Ann Landers' desk, antique furniture and letters from presidents went on the auction block Sunday, along with her combat boots.
Landers, whose real name was Esther "Eppie" Lederer, died of multiple myeloma on June 22 at age 83. For four decades she had delivered snappy, timely advice on topics ranging from finances to broken hearts to sexuality.
Her daughter, Margo Howard, said she had no place to store all the treasures her mother had collected in her 16-room Chicago apartment.
"She saved basically everything she had, not only files and copies of correspondence with presidents and luminaries but her responses and her notes photocopied as well," said Levi Morgan, a spokesman for Butterfields auction house.
Lederer's property brought nearly $250,000 with many lots sold to Internet and phone bidders from across the country, according to Butterfields. Howard said the proceeds would go to Lederer's estate and to support multiple myeloma research.
She said the auction was a way to share history.
"Because of who she was I thought that people who wanted to have that kind of connection to her should have the chance," Howard said.
"She was America's mother, which took me awhile to come to terms with," Howard said. "She raised four generations of people. There are kids who grew up with her and they grew up and put on their kids' breakfast plates something she wrote."
Lederer began her column in 1955 at Chicago's Sun-Times, moving to the Chicago Tribune in 1987. In 1993, she was the world's most widely syndicated columnist, appearing in more than 1,200 newspapers worldwide with 90 million readers daily. Her twin sister, Pauline, followed her into the profession as writer of the Dear Abby column.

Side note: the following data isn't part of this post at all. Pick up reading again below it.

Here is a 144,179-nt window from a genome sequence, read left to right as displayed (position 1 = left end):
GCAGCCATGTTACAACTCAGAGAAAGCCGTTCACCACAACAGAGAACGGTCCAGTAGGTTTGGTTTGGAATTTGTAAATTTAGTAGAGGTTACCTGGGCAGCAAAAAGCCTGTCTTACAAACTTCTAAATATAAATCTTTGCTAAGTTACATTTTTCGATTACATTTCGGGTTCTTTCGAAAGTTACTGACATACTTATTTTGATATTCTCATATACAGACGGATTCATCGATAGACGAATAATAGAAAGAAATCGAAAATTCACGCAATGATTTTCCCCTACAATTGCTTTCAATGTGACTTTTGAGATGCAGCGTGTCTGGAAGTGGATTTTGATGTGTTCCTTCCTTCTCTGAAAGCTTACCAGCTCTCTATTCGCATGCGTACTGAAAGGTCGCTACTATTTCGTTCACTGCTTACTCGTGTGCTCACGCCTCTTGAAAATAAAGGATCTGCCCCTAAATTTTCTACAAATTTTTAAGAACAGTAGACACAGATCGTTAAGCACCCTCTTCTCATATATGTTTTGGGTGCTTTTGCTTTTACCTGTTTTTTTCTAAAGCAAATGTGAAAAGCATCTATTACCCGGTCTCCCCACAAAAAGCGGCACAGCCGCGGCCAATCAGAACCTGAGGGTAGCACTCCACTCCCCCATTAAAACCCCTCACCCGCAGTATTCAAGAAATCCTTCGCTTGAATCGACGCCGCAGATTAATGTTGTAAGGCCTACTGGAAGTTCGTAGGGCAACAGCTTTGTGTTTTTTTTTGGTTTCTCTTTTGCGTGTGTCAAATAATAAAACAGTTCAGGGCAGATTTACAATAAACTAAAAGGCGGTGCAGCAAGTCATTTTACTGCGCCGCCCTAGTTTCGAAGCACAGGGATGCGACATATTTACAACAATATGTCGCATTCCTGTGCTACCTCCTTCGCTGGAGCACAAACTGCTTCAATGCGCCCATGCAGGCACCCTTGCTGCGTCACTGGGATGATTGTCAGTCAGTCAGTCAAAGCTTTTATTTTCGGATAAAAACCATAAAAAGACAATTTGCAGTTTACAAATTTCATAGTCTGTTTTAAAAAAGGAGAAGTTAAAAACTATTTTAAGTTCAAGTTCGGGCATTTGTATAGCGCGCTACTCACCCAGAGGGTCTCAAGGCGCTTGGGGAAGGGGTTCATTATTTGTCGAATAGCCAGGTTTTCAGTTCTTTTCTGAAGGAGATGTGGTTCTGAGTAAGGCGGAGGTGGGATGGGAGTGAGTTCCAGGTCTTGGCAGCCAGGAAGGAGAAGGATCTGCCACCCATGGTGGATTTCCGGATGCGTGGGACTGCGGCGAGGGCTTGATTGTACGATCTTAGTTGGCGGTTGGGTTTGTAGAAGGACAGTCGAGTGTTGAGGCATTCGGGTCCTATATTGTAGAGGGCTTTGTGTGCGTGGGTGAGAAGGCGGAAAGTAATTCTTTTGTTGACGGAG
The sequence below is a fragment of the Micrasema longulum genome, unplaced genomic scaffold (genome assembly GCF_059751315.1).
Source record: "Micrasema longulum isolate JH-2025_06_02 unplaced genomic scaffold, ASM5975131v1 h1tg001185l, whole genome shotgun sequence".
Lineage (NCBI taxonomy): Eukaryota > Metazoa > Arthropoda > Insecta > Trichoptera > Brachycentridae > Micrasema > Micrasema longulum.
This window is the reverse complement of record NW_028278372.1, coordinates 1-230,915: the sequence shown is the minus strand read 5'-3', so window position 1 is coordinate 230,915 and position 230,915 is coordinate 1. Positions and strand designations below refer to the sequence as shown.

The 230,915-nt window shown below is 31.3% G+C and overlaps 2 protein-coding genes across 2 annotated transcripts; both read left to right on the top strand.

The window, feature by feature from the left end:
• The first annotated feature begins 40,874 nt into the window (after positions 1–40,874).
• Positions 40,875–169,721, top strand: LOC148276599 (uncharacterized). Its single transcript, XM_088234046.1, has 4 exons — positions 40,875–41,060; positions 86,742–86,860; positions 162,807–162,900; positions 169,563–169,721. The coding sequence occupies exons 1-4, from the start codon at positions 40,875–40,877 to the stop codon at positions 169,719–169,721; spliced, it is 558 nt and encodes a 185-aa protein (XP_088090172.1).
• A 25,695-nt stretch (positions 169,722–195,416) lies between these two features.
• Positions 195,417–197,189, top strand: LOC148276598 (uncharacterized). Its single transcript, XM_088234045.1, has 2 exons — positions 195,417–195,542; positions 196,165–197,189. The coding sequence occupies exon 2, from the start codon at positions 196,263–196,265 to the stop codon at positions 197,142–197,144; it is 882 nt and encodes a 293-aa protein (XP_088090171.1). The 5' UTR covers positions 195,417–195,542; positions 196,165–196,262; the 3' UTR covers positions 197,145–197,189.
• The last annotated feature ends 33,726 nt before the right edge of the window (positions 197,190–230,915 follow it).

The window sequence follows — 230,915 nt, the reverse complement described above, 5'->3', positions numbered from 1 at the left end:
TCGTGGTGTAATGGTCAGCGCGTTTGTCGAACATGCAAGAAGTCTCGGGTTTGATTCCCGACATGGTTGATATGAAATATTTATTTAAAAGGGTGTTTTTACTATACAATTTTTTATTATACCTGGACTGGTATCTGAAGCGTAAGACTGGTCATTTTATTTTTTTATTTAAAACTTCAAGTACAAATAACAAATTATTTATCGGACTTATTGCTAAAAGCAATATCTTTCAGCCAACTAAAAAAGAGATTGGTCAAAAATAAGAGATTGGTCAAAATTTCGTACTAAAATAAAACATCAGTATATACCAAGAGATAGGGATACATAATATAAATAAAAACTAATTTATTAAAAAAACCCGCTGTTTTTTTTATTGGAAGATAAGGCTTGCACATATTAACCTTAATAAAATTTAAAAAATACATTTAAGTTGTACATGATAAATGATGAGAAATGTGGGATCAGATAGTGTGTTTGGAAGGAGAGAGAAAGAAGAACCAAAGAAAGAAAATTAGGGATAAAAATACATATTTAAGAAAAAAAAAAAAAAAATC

Among the lots up for auction were combat boots, fatigues and a notebook from Lederer's 1967 trip to Vietnam, where she visited soldiers and collected phone numbers. After returning home, she spent nearly four days calling soldiers' families to deliver greetings, Howard recalled.
Letters abound between Lederer and former presidents Carter, Reagan, Bush and Kennedy, as well as Oprah Winfrey, producer Norman Lear, investor Warren Buffett and publisher Walter Annenberg.
Also up for bid are some of Lederer's home furnishings, including a pair of Italian neoclassical armchairs, a late 18th century sideboard, her Steinway piano and her collection of owl knickknacks. One of those, a rare print, brought $29,125.
About the only things not for sale were the letters Lederer received from readers. She took great care to destroy them in order to not betray identities, Howard said.
"She was a wonderful girl and a terrific mother and I miss her everyday," Howard said. "But I know that I was lucky to have had her all this time."
By Karen Gaudette